I don’t know if I agree with Deford or not.  I enjoy watching cars go fast around paved and dirt ovals and I have never been one to tinker with a car.  There are probably others like me, but I suspect the vast majority of racing fans are one helluva lot more technically savvy than me, and Deford might have something saying that today’s youth would rather play with electronic games than automobile engines.

My son Matt agrees with Deford about today’s youth.  He suggested that many owners and drivers have a difficult time finding good pit help because the electronic game generation doesn’t want to leave the couch to work on race cars anymore.  Maybe.

How many WoO-late model or sprint car, Lucas Oil late model, or USMTS modified drivers are under 35?  How many are over 45?  How many crew members on teams in the national touring sanctions are under 35?

The following email came from Will Hensley, father of modified driver Zach Hensley who happens to be a racing hero of mine.  I did a story on Zach for Dirt Modified magazine last year, and Zach’s attitude and courage far surpass any of the so called “best” drivers in theUS, NASCAR Sprint Cup drivers.  From Will:

“Hey Ron,
It’s been a long while, sorry I haven’t written. Zach raced Super Nationals last Sept and that is where things turned for the bad. We returned home from Boone and two days later I had a heart attack and was life flighted to Salt Lake City where I had to have a triple bypass. Was really tough for a few months. I am doing great now and gearing up for a new season. Zach did race the Las Cruces, NM USMTS show the first of the month. He is shooting for IMCA Utah and Wyoming state titles this year. There are pics of his 2012 ride on his website. I now work for Zach’s sponsor WARCO. It is cool getting paid to go racing. Also he landed Lucas Oil as a sponsor for 2012. We have also been helping former racers that are now in wheel chairs for one reason or another get back in the car by designing their hand control systems. We get emails from people that read your blogs and want to know more. Thanks for that my friend. Talk to you soon.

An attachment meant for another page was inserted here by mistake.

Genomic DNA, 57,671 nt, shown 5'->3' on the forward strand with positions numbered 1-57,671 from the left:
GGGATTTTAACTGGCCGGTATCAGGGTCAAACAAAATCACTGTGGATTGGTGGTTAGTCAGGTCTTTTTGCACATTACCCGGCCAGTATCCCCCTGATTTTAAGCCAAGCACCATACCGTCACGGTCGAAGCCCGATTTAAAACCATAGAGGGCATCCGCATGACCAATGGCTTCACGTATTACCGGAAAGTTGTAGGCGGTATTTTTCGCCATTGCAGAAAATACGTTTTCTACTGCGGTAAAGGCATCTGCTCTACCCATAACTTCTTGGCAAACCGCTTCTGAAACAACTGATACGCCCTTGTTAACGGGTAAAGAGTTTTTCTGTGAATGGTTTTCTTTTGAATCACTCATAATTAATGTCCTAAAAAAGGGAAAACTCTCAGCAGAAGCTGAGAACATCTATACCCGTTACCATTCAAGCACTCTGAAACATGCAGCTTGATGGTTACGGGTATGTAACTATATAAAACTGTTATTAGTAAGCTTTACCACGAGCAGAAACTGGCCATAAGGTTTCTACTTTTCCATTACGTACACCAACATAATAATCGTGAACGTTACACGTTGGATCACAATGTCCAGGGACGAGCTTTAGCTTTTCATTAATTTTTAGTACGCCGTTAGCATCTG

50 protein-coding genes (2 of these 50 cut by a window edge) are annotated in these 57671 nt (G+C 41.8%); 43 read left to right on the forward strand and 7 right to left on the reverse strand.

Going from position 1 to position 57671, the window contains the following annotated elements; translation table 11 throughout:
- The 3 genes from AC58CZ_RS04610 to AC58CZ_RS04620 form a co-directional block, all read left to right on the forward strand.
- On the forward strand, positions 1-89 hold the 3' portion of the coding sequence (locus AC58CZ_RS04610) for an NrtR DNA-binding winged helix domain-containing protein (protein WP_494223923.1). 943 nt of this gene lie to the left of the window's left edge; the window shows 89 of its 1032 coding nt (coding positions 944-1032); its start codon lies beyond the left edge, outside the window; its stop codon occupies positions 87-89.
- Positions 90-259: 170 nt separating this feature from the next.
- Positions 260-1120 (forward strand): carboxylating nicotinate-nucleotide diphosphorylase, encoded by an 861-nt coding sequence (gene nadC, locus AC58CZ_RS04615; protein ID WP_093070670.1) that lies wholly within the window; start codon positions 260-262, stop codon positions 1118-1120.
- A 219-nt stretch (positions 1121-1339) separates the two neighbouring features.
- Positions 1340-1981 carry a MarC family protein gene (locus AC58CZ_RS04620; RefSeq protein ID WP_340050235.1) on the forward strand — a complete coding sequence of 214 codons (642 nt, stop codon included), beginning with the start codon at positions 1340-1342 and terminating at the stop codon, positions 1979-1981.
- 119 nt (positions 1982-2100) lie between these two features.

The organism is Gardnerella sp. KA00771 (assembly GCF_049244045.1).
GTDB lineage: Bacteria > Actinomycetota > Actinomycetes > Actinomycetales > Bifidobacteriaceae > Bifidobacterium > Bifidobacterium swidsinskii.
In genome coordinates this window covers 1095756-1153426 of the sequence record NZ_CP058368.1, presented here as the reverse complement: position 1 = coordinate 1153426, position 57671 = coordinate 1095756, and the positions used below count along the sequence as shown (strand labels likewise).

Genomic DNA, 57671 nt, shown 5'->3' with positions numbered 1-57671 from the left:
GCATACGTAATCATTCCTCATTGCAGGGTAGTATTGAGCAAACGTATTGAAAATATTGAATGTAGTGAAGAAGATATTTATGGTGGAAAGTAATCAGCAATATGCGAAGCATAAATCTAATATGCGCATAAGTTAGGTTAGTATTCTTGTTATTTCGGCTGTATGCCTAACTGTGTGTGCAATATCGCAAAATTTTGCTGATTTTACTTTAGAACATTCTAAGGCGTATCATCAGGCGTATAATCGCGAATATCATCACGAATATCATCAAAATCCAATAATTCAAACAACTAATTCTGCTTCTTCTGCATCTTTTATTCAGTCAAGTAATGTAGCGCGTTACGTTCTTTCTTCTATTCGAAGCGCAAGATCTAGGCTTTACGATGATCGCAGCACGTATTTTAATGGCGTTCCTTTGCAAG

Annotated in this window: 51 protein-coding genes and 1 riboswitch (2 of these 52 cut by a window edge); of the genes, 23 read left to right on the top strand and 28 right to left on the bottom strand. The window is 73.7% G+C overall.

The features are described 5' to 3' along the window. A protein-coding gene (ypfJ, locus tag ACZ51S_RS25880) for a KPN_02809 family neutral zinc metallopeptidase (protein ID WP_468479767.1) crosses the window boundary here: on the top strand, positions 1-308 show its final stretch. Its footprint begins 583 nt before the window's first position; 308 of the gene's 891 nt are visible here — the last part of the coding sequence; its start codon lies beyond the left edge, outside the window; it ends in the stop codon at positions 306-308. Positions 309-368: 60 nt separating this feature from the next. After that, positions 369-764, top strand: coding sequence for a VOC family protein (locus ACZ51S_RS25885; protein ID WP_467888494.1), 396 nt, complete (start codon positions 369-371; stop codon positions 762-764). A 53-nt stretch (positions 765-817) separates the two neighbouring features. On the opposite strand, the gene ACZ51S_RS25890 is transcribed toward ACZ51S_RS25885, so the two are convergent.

Will”

There are days when I am discouraged not just about blogging, about writing at all.  An email like that from Will reminds me why I spend so much time typing words that appear on a computer screen.  Thank you Will.